NSX-T Lab – Part 4

Welcome back! I’m still busy installing NSX-T in my lab. I prepared the vSphere distributed switch, configured the NSX transport zones, and created the transit logical switches in part three. I will now continue with setting up the NSX transport nodes.

Hypervisor transport nodes

I’ll start with turning my ESXi hosts into NSX transport nodes. In part one I added my vCenter system to NSX Manager where it is called a “Compute Manager”. This connection between NSX Manager and vCenter comes in handy when deploying and configuring certain components of the NSX solution. This is definitely the case when preparing ESXi hosts.

In NSX Manager I navigate to Fabric > Nodes:

Under the first tab “Hosts” I change the “Managed by” to my compute manager (my vCenter):

Once the compute manager is selected it shows the vSphere cluster and, when expanded, the ESXi hosts:

There are two ways I can go about installing NSX on my ESXi hosts. Either I install the VIBS on individual hosts, or I configure the installation on the cluster level. In my lab I’m going for the latter and click the “Configure Cluster” button.

Here I enable automatic installation of NSX which will automatically install the NSX VIBS to all ESXi hosts in the cluster.
Managing installation on the cluster level allows for automatic creation of transport nodes as well. I’m a huge fan of automating so I enable this one too:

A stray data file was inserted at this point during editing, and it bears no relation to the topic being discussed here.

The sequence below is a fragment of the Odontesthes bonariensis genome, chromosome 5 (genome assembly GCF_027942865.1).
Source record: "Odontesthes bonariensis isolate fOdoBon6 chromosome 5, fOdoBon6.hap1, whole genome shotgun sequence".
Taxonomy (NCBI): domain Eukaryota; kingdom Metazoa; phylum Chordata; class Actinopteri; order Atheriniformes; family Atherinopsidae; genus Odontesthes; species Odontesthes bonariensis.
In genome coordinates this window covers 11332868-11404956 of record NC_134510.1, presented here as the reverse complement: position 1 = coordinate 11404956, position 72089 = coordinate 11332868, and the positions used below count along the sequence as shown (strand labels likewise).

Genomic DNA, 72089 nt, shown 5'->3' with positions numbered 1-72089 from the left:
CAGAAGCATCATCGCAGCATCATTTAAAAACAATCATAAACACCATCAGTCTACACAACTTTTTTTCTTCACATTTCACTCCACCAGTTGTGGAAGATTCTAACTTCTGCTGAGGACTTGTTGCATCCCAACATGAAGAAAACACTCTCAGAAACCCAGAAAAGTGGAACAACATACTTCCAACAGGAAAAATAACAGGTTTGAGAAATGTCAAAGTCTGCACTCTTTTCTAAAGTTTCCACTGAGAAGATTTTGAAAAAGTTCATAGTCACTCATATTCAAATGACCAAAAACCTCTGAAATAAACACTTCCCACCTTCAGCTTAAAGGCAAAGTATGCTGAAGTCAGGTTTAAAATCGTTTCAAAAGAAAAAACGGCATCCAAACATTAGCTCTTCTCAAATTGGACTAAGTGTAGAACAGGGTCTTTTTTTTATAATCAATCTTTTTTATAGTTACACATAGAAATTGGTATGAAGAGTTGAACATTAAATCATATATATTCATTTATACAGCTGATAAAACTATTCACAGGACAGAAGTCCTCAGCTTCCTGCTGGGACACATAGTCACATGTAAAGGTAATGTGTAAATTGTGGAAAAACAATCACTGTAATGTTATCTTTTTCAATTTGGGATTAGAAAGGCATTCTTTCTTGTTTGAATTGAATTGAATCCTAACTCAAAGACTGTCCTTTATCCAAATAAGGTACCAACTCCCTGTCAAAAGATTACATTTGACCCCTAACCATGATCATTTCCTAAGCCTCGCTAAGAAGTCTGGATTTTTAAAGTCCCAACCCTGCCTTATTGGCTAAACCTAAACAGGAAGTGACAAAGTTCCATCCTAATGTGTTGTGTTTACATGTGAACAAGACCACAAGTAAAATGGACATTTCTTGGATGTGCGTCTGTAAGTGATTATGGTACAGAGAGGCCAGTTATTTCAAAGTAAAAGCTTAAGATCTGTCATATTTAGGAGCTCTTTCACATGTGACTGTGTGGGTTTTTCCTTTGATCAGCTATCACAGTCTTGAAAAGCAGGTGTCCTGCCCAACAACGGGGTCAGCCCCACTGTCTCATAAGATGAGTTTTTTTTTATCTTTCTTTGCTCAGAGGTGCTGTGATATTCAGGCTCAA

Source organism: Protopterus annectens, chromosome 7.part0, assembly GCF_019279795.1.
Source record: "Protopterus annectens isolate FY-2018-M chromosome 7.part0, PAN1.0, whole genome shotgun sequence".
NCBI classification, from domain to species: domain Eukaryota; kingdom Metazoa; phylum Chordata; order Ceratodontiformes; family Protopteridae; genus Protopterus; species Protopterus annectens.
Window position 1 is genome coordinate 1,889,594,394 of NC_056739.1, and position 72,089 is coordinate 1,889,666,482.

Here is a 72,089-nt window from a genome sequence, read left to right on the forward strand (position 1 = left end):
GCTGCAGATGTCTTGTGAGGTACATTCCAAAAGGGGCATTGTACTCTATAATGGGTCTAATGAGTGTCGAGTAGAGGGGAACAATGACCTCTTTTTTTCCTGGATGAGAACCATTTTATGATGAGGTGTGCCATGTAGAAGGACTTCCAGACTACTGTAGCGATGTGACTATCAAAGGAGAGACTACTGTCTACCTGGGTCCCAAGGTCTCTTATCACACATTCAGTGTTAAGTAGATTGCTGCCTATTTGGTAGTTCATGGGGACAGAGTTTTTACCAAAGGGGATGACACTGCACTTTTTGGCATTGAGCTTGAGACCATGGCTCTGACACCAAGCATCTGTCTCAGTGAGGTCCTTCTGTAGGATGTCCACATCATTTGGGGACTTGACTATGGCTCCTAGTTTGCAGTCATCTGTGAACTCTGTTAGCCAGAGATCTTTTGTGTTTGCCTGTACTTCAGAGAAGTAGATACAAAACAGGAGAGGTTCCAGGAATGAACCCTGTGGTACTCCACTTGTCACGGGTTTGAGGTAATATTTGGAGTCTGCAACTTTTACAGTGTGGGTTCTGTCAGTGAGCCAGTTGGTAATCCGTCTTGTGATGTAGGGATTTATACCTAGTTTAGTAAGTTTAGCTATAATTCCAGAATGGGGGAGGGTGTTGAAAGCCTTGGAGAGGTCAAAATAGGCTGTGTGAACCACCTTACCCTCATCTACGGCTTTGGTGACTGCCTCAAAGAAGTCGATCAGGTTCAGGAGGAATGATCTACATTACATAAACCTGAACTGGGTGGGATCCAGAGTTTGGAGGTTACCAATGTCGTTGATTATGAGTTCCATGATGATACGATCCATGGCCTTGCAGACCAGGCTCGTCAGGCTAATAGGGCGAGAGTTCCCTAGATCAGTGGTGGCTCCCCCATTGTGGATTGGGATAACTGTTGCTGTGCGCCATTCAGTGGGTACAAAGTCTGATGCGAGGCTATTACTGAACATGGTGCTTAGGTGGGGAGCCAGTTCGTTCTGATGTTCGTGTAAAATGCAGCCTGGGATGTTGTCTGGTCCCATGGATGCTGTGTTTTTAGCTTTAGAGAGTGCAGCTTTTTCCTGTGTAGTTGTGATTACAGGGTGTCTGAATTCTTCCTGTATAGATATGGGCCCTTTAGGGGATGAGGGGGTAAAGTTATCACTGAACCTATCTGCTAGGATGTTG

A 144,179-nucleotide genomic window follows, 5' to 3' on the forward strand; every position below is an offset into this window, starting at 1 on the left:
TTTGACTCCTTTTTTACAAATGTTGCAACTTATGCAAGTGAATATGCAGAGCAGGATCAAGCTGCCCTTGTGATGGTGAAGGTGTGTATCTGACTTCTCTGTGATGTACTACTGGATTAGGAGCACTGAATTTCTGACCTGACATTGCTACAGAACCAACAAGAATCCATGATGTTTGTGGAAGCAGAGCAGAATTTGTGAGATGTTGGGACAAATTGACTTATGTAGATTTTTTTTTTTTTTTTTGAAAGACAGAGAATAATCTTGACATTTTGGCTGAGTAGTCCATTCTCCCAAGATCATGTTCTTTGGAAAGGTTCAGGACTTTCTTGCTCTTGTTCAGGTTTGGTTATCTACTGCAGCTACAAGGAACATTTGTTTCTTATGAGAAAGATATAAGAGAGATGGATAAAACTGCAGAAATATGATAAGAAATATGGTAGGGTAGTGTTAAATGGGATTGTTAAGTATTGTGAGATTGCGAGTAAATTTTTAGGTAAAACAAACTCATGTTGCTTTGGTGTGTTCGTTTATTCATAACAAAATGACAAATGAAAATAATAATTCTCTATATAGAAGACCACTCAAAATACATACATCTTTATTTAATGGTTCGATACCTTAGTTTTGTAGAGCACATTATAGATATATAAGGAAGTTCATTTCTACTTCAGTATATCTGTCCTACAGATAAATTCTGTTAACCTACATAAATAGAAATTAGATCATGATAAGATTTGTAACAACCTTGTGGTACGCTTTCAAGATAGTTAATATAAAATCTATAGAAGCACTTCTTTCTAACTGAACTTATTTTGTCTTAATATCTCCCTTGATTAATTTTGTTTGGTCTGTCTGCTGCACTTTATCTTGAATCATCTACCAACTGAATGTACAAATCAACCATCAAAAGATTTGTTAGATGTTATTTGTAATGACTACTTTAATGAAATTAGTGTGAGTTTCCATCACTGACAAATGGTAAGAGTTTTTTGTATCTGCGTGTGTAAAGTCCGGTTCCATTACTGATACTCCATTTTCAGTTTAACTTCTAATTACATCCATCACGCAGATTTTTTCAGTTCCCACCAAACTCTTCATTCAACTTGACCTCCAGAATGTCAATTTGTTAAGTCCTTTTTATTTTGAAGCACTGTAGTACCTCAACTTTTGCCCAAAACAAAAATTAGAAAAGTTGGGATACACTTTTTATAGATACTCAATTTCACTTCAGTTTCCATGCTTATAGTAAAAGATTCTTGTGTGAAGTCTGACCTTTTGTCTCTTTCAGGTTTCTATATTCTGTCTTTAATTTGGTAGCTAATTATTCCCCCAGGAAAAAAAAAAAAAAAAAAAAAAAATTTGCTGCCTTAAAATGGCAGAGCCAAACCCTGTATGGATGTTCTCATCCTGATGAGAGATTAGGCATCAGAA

Some input is required here:

  • Transport Zone – my ESXi transport nodes participate in overlay networking so here I pick the “overlay01” transport zone.
  • Uplink Profile – A template for the ESXi hosts uplinks. I create a new uplink profile that matches my lab environment called “Overlay-Uplink-Profile”. I change the teaming policy to “Load balance source” and type “uplink-1,uplink2” under “Active Uplinks”. Finally I change the “Transport VLAN” to “1614”.
  • IP Assignment – Transport nodes doing overlay networking use tunnel endpoints (TEPs) where L2 frames are encapsulated and transported over L3 to other TEPs. TEPs need an IP address and it is here one configures how IP addresses should be assigned to the TEPs. I create an IP Pool called “tep-pool” with a range of “172.16.14.50 – 172.16.14.70” and CIDR “172.16.14.0/24” which is the IP subnet assigned to the transport VLAN (1614) in my lab environment.